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Traumatic upper limb weakness in a man with type 1 neurofibromatosis
  1. Esther Shu-Ting Ng1,
  2. Cheng Kang Ong2,
  3. Einar Wilder-Smith1
  1. 1Department of Medicine, National University Singapore, Singapore
  2. 2Department of Diagnostic Imaging, National University Health System, Singapore
  1. Correspondence to Professor Einar Wilder Smith, Spinal Injury Centre, Universitaetsklinikum Heidelberg, D-69118 Heidelberg, Germany; mdcwse{at}nus.edu.sg

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A 37-year-old right-handed man presented with left arm weakness 4 months after a shoulder trauma, which was caused by somebody landing on him while swimming. There was initial left upper limb numbness and neck pain radiating to the left back with subsequent weakness of shoulder movement. He had type 1 neurofibromatosis (NF-1) with skin manifestations but no known neurological complication.

On examination, power of shoulder abduction, flexion and extension and elbow flexion on the left was 2 (Medical Research Council grade), shoulder elevation was 4+ and there was moderate scapular winging. Power of all other muscle groups was 5. Left biceps and triceps reflexes were decreased. Sensation was normal as was the rest of the neurological examination.

Nerve conduction studies showed abnormality of myotomes supplied by C5, C6 and, to a lesser degree, C7, while electromyography showed evidence of active and chronic denervation.

The patient underwent ultrasound of the neck and MRI of the cervical spine. Ultrasound showed a large irregular area of abnormal and increased blood flow at the C5 root. There was thickening of nerve roots on the left, with surface areas of 0.13, 0.24 and 0.17 cm2, respectively, for C5, C6 and C7, measured using ultrasound. The right C5, C6 and C7 measured 0.10, 0.18 and 0.12 cm2, respectively, and were within the normal laboratory values. MRI revealed marked posterior scalloping of the lower four cervical vertebral bodies (figure 1).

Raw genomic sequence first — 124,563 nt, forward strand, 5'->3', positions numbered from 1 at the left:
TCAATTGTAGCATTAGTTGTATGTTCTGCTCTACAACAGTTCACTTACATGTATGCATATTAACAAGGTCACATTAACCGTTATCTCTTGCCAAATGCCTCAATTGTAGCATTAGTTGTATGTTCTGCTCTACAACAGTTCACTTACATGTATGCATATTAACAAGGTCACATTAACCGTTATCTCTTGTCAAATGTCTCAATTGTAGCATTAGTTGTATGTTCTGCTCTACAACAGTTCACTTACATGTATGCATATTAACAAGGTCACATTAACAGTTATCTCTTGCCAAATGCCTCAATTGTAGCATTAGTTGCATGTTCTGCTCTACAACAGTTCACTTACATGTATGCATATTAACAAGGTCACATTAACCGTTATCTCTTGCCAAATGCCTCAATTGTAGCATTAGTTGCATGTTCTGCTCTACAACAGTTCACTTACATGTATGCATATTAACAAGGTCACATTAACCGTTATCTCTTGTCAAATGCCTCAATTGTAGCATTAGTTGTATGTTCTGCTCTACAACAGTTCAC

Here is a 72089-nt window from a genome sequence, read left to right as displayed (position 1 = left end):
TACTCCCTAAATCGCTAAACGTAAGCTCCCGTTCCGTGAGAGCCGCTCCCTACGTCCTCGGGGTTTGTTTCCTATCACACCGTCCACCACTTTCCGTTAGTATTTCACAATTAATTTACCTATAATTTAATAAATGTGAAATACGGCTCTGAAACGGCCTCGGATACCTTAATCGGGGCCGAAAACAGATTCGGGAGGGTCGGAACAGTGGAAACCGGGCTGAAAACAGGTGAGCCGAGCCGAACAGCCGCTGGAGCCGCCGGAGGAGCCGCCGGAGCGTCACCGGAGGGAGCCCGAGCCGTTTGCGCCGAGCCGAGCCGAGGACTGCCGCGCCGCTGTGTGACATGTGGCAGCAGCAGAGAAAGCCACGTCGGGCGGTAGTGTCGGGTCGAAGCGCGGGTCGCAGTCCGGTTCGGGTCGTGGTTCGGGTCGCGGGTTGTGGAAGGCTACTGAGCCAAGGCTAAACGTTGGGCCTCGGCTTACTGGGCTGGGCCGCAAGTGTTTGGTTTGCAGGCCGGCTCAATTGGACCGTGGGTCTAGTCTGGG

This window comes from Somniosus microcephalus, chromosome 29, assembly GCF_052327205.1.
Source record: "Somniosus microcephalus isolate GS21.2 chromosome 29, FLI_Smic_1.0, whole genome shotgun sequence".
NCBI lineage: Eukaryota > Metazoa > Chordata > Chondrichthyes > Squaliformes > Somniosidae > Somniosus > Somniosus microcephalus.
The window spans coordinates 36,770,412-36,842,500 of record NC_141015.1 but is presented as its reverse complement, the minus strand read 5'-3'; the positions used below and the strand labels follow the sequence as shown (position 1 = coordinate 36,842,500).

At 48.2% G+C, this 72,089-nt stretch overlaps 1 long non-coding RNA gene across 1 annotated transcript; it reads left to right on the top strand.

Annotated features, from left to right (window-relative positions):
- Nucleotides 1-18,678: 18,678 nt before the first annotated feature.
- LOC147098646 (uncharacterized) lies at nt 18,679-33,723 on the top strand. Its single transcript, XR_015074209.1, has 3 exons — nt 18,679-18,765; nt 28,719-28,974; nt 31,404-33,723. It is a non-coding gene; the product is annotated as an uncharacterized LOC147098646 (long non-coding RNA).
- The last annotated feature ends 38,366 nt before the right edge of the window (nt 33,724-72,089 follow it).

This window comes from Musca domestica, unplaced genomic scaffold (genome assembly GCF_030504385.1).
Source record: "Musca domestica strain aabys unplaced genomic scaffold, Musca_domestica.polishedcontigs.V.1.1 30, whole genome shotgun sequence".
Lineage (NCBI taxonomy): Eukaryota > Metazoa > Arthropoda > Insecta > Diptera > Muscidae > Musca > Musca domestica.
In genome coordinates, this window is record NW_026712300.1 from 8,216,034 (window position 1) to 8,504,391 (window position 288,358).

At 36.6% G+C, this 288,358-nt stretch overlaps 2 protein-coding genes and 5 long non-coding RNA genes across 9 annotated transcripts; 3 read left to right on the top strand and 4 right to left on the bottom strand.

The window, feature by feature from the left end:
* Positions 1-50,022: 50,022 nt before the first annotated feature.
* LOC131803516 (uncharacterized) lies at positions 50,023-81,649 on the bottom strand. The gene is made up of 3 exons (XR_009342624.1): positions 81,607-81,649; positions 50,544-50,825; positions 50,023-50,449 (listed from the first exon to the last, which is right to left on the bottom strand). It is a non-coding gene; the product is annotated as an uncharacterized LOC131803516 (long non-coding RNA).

Figure 1

Sagittal T2-weighted magnetic resonance image of the cervical spine showing posterior scalloping of the lower four cervical vertebral bodies (arrow).

The patient underwent CT angiogram (figure 2) and a digital subtraction angiogram (figure 3), which demonstrated a cervical extradural arteriovenous fistula (AVF) fed by the left vertebral artery within the left C4 foramen transversus. The venous drainage was exclusively epidural, with no dural or intramedullary venous component. The markedly distended epidural veins encroached upon and displaced the spinal cord.

Figure 2

CT angiogram showing (A) left vertebral artery (arrow) surrounded by an enlarged venous sac just proximal to the fistula and (B) exact point of the fistula where a direct communication is seen between the vertebral artery and the adjacent venous system (arrow).

Figure 3

Digital subtraction angiography showing (A) exact arteriovenous fistular communication (arrow) of the vertebral artery surrounded by the enlarged venous sac and (B) engorged epidural venous system with eventual drainage through the left vertebral vein.

In AVFs associated with NF-1, there are two possible mechanisms by which an AVF may arise.1 First, dysplastic smooth muscle or neurofibromatosis proliferation in the vessel wall may lead to vasculopathy, aneurysm formation, leakage and ultimate rupture into adjacent veins. It is notable, however, that there is no evidence for the association between NF-1 and intracranial aneurysms.2 The second possibility would be that the arteriovenous malformation arises congenitally as a manifestation of mesodermal dysplasia.

In our patient, it is possible that the fistula and adjacent veins were initially small, but enlarged secondary to tissue disruption with the neck trauma, leading to expansion and compression of the nerves. This has been reported by Kāhārā et al3 in a patient who developed symptoms following trauma; the patient developed numbness and radiating pain in the upper limb, followed by weakness, similar to our patient.

Diagnosis of spinal AVF can be established by MR imaging, angiography or CT. Spinal AVF in NF-1 patients may be confused with the common dural spinal AVF as classified by Kendall and Logue.4 In the latter, the fistula is between a radicular artery and a vein at the dural root sleeve with intradural spinal cord venous drainage. In distinction, AVFs in NF-1 are epidural and expand into the paraspinal space, where they result in nerve compression, rather than draining directly into the spinal cord venous system.5 The goal in managing AVFs in NF-1 is the complete occlusion of the fistula, either by surgical or by endovascular treatment.

References

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Footnotes

  • Competing interests None.

  • Patient consent Obtained.

  • Provenance and peer review Not commissioned; externally peer reviewed.